The Rigakubu News

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Peptides in the brain regulate testicular function.

Chie Matani, Assistant Professor, Tokyo University of Agriculture and Technology*.

Most vertebrates have two sexes, female and male. Females produce eggs in the ovaries and males produce sperm in the testes. The development and maintenance of ovarian and testicular function are thought to be regulated by specific neural circuits in the brain and hormone secretion controlled by these circuits. In mammals, since the discovery of gonadotropin-releasing hormone ( GnRHNote 1 ) by Roger Guillemin and Andrew Wictor Schally in the 1970s, neurons in the brain that release GnRH Since Schally discovered gonadotropin-releasing hormone (GnRHNote 1), GnRH-releasing neurons in the brain are thought to play an important function in gonad development. In other words, GnRH released from GnRH neurons acts on the pituitary gland, which releases gonadotropic hormone into the blood, and this hormone acts on the ovaries and testes via blood circulation to cause the development of these gonads. However, many mysteries remain concerning the morphology of the testes and the mechanism in the brain for continued sperm production in vertebrates other than mammals, as it has been reported that male medaka fish with loss of GnRH function have normal reproductive function.

In this study, we focused on neuropeptidesNote 2) that are expressed in the brain and are thought to regulate neural activity, and created a male medaka fish in which the function of neuropeptide FF (Neuropeptide FF, NPFF), a type of neuropeptide, was lost using genome editing technology. We analyzed the morphology and function of the testes of male medaka with loss of NPFF function and found that the testes regress after sexual maturity, making it increasingly difficult for the medaka to leave a next generation of offspring. We also analyzed the expression of follicle-stimulating hormone (FSH), a gonad-stimulating hormone, in tissues where NPFF and its receptor proteins are expressed and whether the loss of NPFF function affects the expression of FSH. The results showed that in male medaka, NPFF released from neurons in the terminal nerve in the brain is received by NPFF receptor-expressing neurons in the preoptic area, and that FSH gene expression in the pituitary gland is upregulated by some signals released from these neurons, thereby maintaining testis morphology and This finding suggests that the function of spermatogenesis and testicular morphology is maintained by the upregulation of FSH gene expression in the pituitary gland via some signal released from these neurons (Figure). This finding is expected to advance our understanding of the mechanisms in the brain that control the development and function of fish testes, which are still poorly understood, and to lead to research for the improvement of aquaculture methods.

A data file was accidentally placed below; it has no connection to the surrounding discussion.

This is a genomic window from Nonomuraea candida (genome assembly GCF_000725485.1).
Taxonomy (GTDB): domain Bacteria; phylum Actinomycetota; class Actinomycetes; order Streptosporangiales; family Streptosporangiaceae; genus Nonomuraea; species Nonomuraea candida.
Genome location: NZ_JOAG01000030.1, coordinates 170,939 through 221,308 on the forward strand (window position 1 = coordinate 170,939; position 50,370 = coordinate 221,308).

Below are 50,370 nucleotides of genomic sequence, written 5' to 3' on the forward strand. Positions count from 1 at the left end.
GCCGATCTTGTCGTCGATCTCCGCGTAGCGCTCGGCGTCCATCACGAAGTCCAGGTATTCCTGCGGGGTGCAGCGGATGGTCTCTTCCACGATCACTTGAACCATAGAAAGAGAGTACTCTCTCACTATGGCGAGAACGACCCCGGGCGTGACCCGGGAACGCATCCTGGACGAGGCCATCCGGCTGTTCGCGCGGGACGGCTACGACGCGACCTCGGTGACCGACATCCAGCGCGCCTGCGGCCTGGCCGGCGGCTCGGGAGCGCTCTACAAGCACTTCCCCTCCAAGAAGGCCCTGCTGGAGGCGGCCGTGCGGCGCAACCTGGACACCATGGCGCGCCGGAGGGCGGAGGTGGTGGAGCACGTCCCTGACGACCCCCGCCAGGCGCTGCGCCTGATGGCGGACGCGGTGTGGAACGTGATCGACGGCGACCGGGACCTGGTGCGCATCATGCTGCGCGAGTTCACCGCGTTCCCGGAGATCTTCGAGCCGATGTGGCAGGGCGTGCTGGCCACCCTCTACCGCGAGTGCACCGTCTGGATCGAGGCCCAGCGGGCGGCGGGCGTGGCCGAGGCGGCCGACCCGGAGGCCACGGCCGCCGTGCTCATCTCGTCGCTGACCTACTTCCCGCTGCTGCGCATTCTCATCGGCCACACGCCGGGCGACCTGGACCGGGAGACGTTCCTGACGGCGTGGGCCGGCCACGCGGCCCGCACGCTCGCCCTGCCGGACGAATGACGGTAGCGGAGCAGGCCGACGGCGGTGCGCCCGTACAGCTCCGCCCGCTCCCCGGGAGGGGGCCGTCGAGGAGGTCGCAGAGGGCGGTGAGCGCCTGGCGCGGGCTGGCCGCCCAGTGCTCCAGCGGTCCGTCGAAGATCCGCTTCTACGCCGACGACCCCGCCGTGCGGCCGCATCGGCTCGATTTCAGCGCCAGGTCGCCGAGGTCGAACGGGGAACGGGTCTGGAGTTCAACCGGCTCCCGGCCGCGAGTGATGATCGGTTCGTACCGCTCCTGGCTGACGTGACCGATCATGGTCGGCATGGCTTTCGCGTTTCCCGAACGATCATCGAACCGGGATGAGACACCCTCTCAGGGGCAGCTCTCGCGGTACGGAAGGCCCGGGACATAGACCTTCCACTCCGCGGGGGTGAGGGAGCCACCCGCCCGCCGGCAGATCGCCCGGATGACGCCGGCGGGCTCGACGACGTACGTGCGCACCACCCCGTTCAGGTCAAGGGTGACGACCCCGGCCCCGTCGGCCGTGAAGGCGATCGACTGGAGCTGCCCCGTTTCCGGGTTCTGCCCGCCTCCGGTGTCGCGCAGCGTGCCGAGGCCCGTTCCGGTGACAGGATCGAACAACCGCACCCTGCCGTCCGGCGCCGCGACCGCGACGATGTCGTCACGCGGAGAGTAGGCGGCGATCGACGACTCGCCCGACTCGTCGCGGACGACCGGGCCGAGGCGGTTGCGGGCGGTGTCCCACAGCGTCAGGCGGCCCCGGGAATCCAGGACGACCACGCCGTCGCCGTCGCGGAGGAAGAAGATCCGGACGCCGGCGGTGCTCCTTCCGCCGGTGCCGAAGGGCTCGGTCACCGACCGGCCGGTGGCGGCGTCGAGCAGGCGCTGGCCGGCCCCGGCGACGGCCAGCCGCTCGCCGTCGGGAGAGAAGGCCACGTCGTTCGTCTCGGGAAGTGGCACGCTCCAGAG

Figure: Working hypothesis on the mechanism by which NPFF is involved in the maintenance of testicular morphology and function.

NPFF released from neurons in the terminal nerve is received by neurons whose cell bodies are localized in the preoptic area and express NPFF receptors. These neurons extend axons to the pituitary gland, suggesting that they somehow enhance FSH gene expression in pituitary FSH-producing cells. FSH produced by this mechanism reaches the testes via the blood circulation and may be involved in the maintenance of testicular morphology and function.

This study was published in S. Tomihara et al, Proc Natl Acad Sci USA 119 (46) e2209353119 (2022).

*Former Assistant Professor, Department of Biological Sciences (at the time of the study)
Note 1) GnRH is an acronym for Gonadotropin-Releasing Hormone; GnRH neurons are neurons that make and release GnRH.
(Note 2) Peptide is a molecule consisting of multiple amino acids that acts as a hormone or a physiologically active substance in the brain. Peptides produced and released by neurons are called neuropeptides.

(Press release, November 8, 2022)

Published in the March 2023 issue of Faculty of Science News

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